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News — holistic beekeeping

Bee Tree Hives: New Design - Even Better for the Bees, and Now Much More Affordable

bee-centered beekeeping beekeeping chemical-free beekeeping holistic beekeeping natural beekeeping organic beekeeping preservationist beekeeping sustainable beekeeping treatment-free beekeeping

Bee Tree Hives: New Design - Even Better for the Bees, and Now Much More Affordable

Bee Tree Hives have been improved for the 2018 season while also becoming much more affordable. The new design allows the bees to live even more like they're designed to live - like they do live in the wild.  For example, BT Hives now incorporate an eco-floor as part of the base. In addition, I've worked very hard to simplify and streamline the process - with absolutely no compromise in quality or previous benefits to the bees - in order to make Bee Tree Hives much more affordable. Check out the product pages on this site.

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"Treatment-Free" Doesn't Mean We Do Nothing

bee-centered beekeeping beekeeping chemical-free beekeeping holistic beekeeping natural beekeeping organic beekeeping preservationist beekeeping sustainable beekeeping treatment-free beekeeping

"Treatment-Free" Doesn't Mean We Do Nothing

Someone recently asked a question about treatment-free "methods."  If I understood their question correctly, they were asking, "Even with a commitment to treatment-free beekeeping, what do we do to help our honey bee colonies thrive (meaning, typically in this context, not be overwhelmed by Varroa)? For myself, I believe that the bees are teaching me that the question I need to be asking myself is not "what do I do," but, rather, "what do I provide?"  What do the bees need from me in order to successfully reach symbiosis with Varroa? So, I am constantly trying to learn the answer to that question.  A...

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A Practical Example of the Difference Between Conventional and Bee-Centered Beekeeping - The Practice of Re-Queening

bee-centered beekeeping beekeeping chemical-free beekeeping holistic beekeeping natural beekeeping organic beekeeping preservationist beekeeping sustainable beekeeping treatment-free beekeeping

A Practical Example of the Difference Between Conventional and Bee-Centered Beekeeping - The Practice of Re-Queening

Following is an excerpt of a discussion we had at the last Bee-Centered Beekeeping Immersion Class in Salida, Colorado.  There was conjecture involved in this exercise, but one of our goals was to expand our awareness of the fact that there is SO MUCH that we still don't know about honey bees.  Although much of what is said below about drones may be speculative, I will not be at all surprised to see this borne out by research in the years to come. It is well known that a honey bee colony does not exist in a vacuum; it is connected to the...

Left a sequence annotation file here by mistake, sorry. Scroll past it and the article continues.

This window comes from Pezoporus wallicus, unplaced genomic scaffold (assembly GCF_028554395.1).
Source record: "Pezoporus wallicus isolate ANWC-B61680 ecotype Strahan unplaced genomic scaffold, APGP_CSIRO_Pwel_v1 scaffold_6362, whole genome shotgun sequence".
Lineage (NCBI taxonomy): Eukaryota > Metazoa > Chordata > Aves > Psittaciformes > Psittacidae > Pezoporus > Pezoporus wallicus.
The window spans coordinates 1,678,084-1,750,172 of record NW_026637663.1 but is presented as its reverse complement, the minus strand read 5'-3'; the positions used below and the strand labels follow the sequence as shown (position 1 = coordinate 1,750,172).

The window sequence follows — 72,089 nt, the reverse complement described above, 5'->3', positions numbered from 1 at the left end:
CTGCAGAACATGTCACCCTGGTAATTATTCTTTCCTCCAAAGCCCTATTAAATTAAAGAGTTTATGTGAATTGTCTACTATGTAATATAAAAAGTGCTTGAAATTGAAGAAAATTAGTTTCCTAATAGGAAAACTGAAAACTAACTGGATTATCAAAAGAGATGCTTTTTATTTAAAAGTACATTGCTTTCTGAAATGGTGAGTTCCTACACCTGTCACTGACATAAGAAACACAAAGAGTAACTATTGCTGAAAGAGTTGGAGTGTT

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Fly Fishing and Beekeeping

bee-centered beekeeping chemical-free beekeeping holistic beekeeping natural beekeeping organic beekeeping preservationist beekeeping sustainable beekeeping treatment-free beekeeping

Fly Fishing and Beekeeping

My brother-in-law is an avid fly fisherman.  As we were hiking the other day, he began to wax eloquent on the art and mystique of fly fishing.  "As a fly fisherman," he said, "I'm not trying to catch fish... I'm trying to get caught." I've been thinking about that.  That may seem to be a subtle difference at first pass, but with a little more consideration it becomes evident that the difference between the two mind-sets is profound. And, what an apt metaphor for the juxtaposition of conventional beekeeping to bee-centric beekeeping.  What my brother-in-law was saying is that there is a very real difference...

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The Complexity of Honey Nutrition for Honey Bees

bee-centered beekeeping chemical-free beekeeping holistic beekeeping natural beekeeping organic beekeeping preservationist beekeeping sustainable beekeeping treatment-free beekeeping

The Complexity of Honey Nutrition for Honey Bees

"Honey contains nearly 200 different substances, many of which are essential for the health of the colony.  Simple sugar water contains two substances: sugar and water.  Microscopy shows that bees fed sugar water have intestines that are shriveled and dull in comparison with bees fed honey, whose intestines are plump and shiny.  Of course, it suits beekeepers who are driven by the desire to maximize honey ‘production’ to pretend that the honey removed from a colony can easily be replaced.  It makes them feel better.  But, sadly, it does not make the bees feel better."http://www.naturalbeekeepingtrust.org/honey

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